Japan has a significantly better record in terms of average mathematical attainment than England and Wales. Large sample international comparisons of pupils’ attainments since the 1960s have established that not only did Japanese pupils at age 13 have better scores of average attainment, but there was also a larger proportion of ‘low’ attainers in England, where, incidentally, the variation in attainment scores was much greater. The percentage of Gross National Product spent on education is reasonably similar in the two countries, so how is this higher and more consistent attainment in maths achieved?
Lower secondary schools in Japan cover three school years, from the seventh grade (age 13) to the ninth grade (age 15). Virtually all pupils at this stage attend state schools: only 3 per cent are in the private sector. Schools are usually modern in design, set well back from the road and spacious inside. Classrooms are large and pupils sit at single desks in rows. Lessons last for a standardized 50 minutes and are always followed by a 10-minute break, which gives the pupils a chance to let off steam. Teachers begin with a formal address and mutual bowing, and then concentrate on whole-class teaching.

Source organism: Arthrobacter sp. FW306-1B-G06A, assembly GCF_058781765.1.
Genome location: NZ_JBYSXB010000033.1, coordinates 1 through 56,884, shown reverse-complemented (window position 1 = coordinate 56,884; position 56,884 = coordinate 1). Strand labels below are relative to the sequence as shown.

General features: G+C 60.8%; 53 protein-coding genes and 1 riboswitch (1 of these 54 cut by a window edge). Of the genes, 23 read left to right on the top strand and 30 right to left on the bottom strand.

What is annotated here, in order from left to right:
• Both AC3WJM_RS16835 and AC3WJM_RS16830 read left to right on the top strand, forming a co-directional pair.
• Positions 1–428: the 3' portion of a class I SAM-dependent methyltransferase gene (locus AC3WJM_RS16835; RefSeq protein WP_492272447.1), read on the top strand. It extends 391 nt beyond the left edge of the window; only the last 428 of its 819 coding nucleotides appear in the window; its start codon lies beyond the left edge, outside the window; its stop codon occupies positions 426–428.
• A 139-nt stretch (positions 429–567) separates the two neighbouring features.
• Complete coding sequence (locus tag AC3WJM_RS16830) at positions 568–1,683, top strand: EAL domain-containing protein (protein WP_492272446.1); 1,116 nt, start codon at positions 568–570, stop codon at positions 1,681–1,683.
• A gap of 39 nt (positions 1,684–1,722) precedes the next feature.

Classes are large — usually about 40 — and are unstreamed. Pupils stay in the same class for all lessons throughout the school and develop considerable class identity and loyalty. Pupils attend the school in their own neighborhood, which in theory removes ranking by school. In practice in Tokyo, because of the relative concentration of schools, there is some competition to get into the ‘better’ school in a particular area.
Traditional ways of teaching form the basis of the lesson and the remarkably quiet classes take their owe notes of the points made and the examples demonstrated. Everyone has their own copy of the textbook supplied by the central education authority, Monbusho, as part of the concept of free compulsory education up to the age of 15. These textbooks are, on the whole, small, presumably inexpensive to produce, but well set out and logically developed. (One teacher was particularly keen to introduce color and pictures into maths textbooks: he felt this would make them more accessible to pupils brought up in a cartoon culture.) Besides approving textbooks, Monbusho also decides the highly centralized national curriculum and how it is to be delivered.